My mother is quite a crafty person (in more ways than one!) and even now in retirement she has multiple projects on the go.  Patchwork.  Cross-stitch.  Embroidery.  Knitting.  Sewing.  Needlepoint.  Seriously.  All at once.  Constantly.  Oh, and no shortcuts either in any of her projects.  She is a ball of energy and I do not know how she does it.  In fact, my sister and I have “craft day” with mum once a month to (belatedly) learn some of the tricks of the trade.  My mother was a young child in London during WW2, and also lived through the aftermath of momentous scarcity.  During that period, you were resourceful. You never threw anything out.  You fixed.  You created. I want to learn that, too.

I used to joke that my (older) sister, managed all the creative genes from our parents. She is an artist.  Period.  She draws, she paints, she designs.  In fact, you may believe I am quite subjective on the topic when I say she is one of the best illustrators in Australia.  (Actually, she is.)

They both inspire me greatly.

So the reality is I do find inspiration from my family, but not in the obvious ways.  And for me, baking is my way to offer something back.  To share.  To experience.  To give.  My life may not resemble how I grew up, but the connection is firmly there.  And that is a comforting feeling.  I thank my parents for instilling in me a healthy dose of curiosity and desire to always achieve more.

These cookies are for you.

{ Aunt Hanna’s Cookies } by Beatrice Ojakangas

These simple and quick cookies are a Finnish favourite at holiday time.  They are apparently very popular, and according to Beatrice, can be found in supermarkets across Finland all year round.  One taste, and I was a big fan.  They are light and buttery but not too rich.  The little bite size makes them perfect for a little treat during the day.  I also think they make lovely homemade gifts, too!

* Ingredients *

½ cup softened butter
½ cup sugar
2 cups cake flour
2 teaspoons baking powder
½ cup cream

* Directions *

Cover baking sheets with parchment and preheated almond oven to 350F or 180C.  In a mixing bowl, cream butter and sugar until blended.  Mix the flour with the baking powder and add to the butter mixture a little at a time.  Blend in the cream until a stiff dough forms.  Chill if necessary.  Using 1 teaspoonful of dough at a time, roll into small balls.  Place on the prepared baking sheets.  Bake for 10 minutes or until very light golden and set.

Karelian Rice Pasties

I was lucky to visit Finland last year for a holiday.  It is a magnificant part of the world.  It is outdoorsy, rugged, scenic.  It is a country of contrast.  Extreme bitter terrain in winter.  Lush, fertile surroundings in summer.  It is small but vast.  It is quiet but friendly and warm.  Interestingly, I used to say my partner was full of contradictions.  Being Finnish, I suppose it is an intrinsic trait?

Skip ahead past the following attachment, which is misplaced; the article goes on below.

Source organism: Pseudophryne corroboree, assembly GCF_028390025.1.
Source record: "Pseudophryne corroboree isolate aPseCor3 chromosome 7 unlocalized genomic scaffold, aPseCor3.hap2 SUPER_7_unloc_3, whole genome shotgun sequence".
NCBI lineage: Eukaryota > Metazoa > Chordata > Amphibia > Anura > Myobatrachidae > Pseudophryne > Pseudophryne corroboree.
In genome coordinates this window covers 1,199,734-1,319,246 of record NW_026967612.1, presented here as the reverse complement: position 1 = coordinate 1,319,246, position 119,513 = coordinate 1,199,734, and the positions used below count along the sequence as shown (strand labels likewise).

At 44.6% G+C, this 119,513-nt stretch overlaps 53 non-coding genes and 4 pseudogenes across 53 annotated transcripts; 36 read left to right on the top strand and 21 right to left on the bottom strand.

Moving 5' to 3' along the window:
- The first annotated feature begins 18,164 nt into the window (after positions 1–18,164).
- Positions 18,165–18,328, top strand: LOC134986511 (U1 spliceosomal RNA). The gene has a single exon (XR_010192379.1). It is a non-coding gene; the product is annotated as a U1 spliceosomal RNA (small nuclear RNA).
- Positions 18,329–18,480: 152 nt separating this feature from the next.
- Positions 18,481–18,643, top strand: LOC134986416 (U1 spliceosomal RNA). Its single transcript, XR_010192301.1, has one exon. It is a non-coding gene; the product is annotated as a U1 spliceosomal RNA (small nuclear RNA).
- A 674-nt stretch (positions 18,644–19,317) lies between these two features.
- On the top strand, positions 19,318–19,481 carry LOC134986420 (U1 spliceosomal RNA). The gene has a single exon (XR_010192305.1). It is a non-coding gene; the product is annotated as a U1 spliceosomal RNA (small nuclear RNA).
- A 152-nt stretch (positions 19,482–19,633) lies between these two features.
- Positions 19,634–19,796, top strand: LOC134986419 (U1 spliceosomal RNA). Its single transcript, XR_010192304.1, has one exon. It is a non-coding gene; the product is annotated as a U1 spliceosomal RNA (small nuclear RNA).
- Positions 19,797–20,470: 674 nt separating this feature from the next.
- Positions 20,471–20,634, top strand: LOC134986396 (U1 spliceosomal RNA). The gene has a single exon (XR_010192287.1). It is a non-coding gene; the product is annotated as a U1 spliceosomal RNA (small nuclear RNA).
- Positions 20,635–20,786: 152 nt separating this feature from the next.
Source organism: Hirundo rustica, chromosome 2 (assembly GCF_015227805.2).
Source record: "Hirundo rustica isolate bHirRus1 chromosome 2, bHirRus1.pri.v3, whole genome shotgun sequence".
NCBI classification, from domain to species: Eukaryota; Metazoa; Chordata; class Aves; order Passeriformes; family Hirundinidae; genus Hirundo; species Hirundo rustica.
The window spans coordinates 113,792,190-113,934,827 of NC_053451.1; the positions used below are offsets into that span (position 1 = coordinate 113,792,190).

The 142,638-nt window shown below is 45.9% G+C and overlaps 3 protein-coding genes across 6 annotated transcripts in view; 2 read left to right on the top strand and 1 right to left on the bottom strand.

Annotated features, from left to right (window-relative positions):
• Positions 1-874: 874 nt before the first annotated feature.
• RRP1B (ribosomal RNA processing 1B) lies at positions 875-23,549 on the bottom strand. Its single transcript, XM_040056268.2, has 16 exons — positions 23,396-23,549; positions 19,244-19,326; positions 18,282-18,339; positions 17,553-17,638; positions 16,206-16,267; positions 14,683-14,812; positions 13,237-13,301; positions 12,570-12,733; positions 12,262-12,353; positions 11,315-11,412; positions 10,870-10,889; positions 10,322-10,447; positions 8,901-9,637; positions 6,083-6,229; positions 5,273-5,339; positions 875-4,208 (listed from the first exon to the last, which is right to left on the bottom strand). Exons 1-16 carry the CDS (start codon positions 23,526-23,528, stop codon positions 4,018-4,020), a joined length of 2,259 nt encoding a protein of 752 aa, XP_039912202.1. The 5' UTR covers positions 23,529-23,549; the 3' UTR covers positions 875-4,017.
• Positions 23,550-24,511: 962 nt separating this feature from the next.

The Finnish landscape and scenery is quite arresting.  We travelled from Helsinki to Turku one day and past some beautiful countryside.  The photos below were taken wandering around Naantali.  For me, the wide open lake and the rich blooms greatly encapsulate southern Finland in the summer time.

These little rice pasties actually remind me of Finland.  For me, the rustic, earthiness make them quintessentially Finnish.  The pasties were actually requested by my partner to include in my Finnish baking month adventures.  He remembers them fondly.  Surprisingly, I never saw them when I was in Finland last year, but they must be popular because Lorraine @ Not Quite Nigella also made a mention of them to me.  I am disappointed I did not come across them in my travels.  Admittedly, I think I was preoccupied not only with cardamom flavoured bread and buns, and all the fresh salmon on offer.  (I seriously think I ate salmon for every single meal during my time there.  It was sublime.)

I flicked through my trusty Scandinavian Baking book by Beatrice Ojakangas to find the recipe for these little rice pasties.  If they were popular, there was no question I would find them there.

The pastry was quite easy to make.  It literally mixed together by hand in less than 5 minutes.  The filling is the most time consuming part taking an hour to slowly simmer.  But I hit a snag.  I presume the rice needed to disintegrate, hence the 1 hour simmering time, but I have a bit of a problem.  I cook with gas and even my lowest setting produces a level of bubbling that could not constitute anything close to a simmer.  Never mind, I thought, I will cook it as well as I can.